Q: Earlier you mentioned banks, mortgage lenders, mortgage brokers, and online mortgage lenders. Can you explain the differences between these establishments?

A: Guaranteed Rate is a mortgage lender. We actually fund the loan and then after closing sell it on the secondary market. Financial institutions, (banks) also fund the loans. They also will sell them on the secondary market, however, they also may choose to hold the loan at the bank in their portfolio. If the mortgage is kept in-house, you would pay your mortgage to the bank. If it is a mortgage broker, they actually take the client’s scenario and go out to a number of investors. It is then funded by that second investor. They shop for different investors. Most of the online companies like Rocket Mortgage and Loan spot are mortgage lenders like Guaranteed Rate. They will fund and then sell on the secondary market.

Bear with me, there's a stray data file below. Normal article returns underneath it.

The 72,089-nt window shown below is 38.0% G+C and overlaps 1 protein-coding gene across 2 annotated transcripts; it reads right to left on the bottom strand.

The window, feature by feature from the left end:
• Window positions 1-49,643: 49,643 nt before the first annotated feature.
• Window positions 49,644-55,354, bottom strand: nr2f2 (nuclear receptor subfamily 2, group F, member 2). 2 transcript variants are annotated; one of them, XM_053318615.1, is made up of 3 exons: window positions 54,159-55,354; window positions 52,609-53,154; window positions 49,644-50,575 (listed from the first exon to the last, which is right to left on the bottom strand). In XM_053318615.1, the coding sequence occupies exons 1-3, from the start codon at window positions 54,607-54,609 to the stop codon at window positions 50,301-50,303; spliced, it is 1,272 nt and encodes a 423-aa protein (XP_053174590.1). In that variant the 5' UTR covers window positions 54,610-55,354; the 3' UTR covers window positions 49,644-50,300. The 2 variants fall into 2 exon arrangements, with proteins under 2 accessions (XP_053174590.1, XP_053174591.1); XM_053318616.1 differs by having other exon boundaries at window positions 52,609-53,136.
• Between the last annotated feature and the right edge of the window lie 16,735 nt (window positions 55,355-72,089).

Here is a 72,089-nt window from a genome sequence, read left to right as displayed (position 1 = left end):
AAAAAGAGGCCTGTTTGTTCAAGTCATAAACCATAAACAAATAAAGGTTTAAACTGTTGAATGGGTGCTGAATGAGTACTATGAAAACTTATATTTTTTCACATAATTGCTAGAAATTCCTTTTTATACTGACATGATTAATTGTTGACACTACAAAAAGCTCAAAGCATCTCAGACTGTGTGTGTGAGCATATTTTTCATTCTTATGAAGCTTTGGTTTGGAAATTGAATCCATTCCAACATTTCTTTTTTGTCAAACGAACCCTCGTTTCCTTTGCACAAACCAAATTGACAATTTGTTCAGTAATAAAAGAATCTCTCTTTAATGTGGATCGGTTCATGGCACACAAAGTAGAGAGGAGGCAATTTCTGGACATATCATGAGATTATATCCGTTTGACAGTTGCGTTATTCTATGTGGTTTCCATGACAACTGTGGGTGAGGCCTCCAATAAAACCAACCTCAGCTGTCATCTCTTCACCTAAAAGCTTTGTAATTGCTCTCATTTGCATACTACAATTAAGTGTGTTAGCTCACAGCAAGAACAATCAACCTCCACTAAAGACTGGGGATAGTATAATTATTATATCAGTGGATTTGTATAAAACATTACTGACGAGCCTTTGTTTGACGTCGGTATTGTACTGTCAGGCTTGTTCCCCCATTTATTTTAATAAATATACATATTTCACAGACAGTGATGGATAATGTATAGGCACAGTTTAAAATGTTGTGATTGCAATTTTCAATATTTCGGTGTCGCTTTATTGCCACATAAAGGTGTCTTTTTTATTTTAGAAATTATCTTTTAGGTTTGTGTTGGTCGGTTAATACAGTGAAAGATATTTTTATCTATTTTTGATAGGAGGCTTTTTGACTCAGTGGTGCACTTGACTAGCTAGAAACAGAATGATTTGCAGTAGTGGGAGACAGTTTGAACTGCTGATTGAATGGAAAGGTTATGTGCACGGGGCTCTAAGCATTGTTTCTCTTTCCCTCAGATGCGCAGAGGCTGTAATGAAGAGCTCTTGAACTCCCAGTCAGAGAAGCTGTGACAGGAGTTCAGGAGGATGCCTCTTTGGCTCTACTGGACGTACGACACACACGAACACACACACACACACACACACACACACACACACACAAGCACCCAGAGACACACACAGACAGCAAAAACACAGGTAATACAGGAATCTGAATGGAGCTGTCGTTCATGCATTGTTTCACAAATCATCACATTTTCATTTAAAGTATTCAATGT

We have covered quite a bit of information in this first part of the Mortgage process series. We have gone over the different institutions available to borrow money for a mortgage and what they do. We have discussed the preapproval process, how it works and the different kinds of preapproval and we have explained underwriting and how it works. 

In Part II we will go over different buyer scenarios, Letters of Explanation in regards to loan applications, and first-time home buyers.